This book is surprisingly modern. Being a spiritual autobiography along the lines of C. S. Lewis's "Surprised by Joy," or Bunyan's "Pilgrim's Progress," it is a targeted story about one man's relationship with God.
I say surprisingly modern in that Augustine could make a frictionless slide into modern society. As a youth, he was raised primarily by his spiritual mother, hung out in a gang called "The Wreckers," spent all of his free time in the town square waiting the theatrical performances, and stole pears just for the buzz and the rush of doing it.
Well, this book is 1,500 years old, but you would never know it. There is a case to be mad with what philosophers call "The Human Predicament," which is the term used to describe the same ruts that humanity always seems to get in-war, death, poverty, corruption, secret combinations in government, an so forth.
However, Augustine's life illustrates what I would call the "The Solution to The Human Predicament." The answer lies not in looking left or right, or backwards or forwards, but in looking up. If you are familiar with the bell curve-not the controversial book, but the scientific model used in statistics-you see that one-half, or 50% of the people you deal with are below average. You can almost count off "one, two, one, two" as you ride on the bus, or drive on the highway. And the rest of the three-quarters in a democracy will outvote the twenty-five percent of the people who are really smart.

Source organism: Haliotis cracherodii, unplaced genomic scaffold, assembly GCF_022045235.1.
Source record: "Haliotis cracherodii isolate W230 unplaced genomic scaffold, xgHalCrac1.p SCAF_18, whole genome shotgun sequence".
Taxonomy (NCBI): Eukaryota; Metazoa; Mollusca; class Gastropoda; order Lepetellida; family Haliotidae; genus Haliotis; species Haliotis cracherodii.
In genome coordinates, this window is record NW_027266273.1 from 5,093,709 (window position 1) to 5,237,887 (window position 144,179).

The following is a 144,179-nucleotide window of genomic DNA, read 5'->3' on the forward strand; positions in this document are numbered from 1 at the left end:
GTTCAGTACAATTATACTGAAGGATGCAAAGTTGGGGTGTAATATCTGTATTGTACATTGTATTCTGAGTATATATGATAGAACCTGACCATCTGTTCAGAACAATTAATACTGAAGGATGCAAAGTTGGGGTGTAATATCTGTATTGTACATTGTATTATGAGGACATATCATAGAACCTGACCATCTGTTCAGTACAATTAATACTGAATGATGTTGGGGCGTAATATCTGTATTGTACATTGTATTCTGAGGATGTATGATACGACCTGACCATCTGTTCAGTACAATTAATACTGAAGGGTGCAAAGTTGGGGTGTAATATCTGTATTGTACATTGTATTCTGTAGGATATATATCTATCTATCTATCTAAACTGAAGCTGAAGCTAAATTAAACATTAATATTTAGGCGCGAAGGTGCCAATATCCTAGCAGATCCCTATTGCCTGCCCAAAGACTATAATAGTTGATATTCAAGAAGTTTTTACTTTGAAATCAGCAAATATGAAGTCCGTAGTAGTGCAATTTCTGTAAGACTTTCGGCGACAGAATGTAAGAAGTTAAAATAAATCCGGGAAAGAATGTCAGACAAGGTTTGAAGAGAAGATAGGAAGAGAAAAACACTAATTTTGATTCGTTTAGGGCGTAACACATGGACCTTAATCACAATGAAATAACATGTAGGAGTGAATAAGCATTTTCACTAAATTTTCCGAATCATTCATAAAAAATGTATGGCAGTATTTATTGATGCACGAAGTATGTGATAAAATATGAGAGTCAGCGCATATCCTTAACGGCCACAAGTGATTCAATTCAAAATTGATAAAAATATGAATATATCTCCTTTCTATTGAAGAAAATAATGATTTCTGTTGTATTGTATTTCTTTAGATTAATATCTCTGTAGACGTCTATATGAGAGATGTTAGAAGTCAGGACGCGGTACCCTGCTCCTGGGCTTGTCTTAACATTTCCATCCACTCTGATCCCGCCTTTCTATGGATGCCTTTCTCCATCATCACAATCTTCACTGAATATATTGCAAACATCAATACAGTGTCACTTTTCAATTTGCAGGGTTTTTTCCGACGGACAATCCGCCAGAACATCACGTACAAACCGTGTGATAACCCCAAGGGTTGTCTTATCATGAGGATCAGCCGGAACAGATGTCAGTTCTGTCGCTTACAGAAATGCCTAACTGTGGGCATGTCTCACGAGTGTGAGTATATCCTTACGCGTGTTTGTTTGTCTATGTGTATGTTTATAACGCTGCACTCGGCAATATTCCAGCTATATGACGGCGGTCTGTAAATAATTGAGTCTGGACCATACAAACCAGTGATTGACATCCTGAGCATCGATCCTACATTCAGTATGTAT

So you see that Augustine had the answer to the problems we face. Get God into your life. You can see the outward effects of the internal conversion in Augustine. Before he found God, he lifted pears just for kicks, after he found God, he received a pair of kicks that lifted him up, and changed his behavior.
This book is also important in another way. Martin Luther was an Augustinian monk, and Augustine's conversion experiences were a pattern and prototype for Luther.
The translation is readable, and like always, Penguin has great notes that put the book in its proper context and in the context of the life of its author.
Saint Augustine's "Confessions" is a very beautiful and fascinant book that narrates, as his title suggests, in a sincere and humble way, the spiritual journey and conversion of the author from darkness to light, vice to virtue, and error to the truth of the catholic faith, proving that saints, even the greatest and wisest as Augustine, are also simple and common men (sinners) ruled by an imperfect human nature. Really, after the read of this book, it is impossible to deny that each one of us have something of Augustine in his own character, and this is one of the greats merits of the "Confessions".
A real classic, essentially an intimate and personal work, it simultaneously develops some of the major concepts that influenced decisively western civilization for fifteen centuries (the essence of God and His role on creation, the universality of moral law, the decayed human nature or the notion of free wiil, for example), which is one more reason to recommend that book to every person interested in west's religion, moral,philosophy and law. Five stars!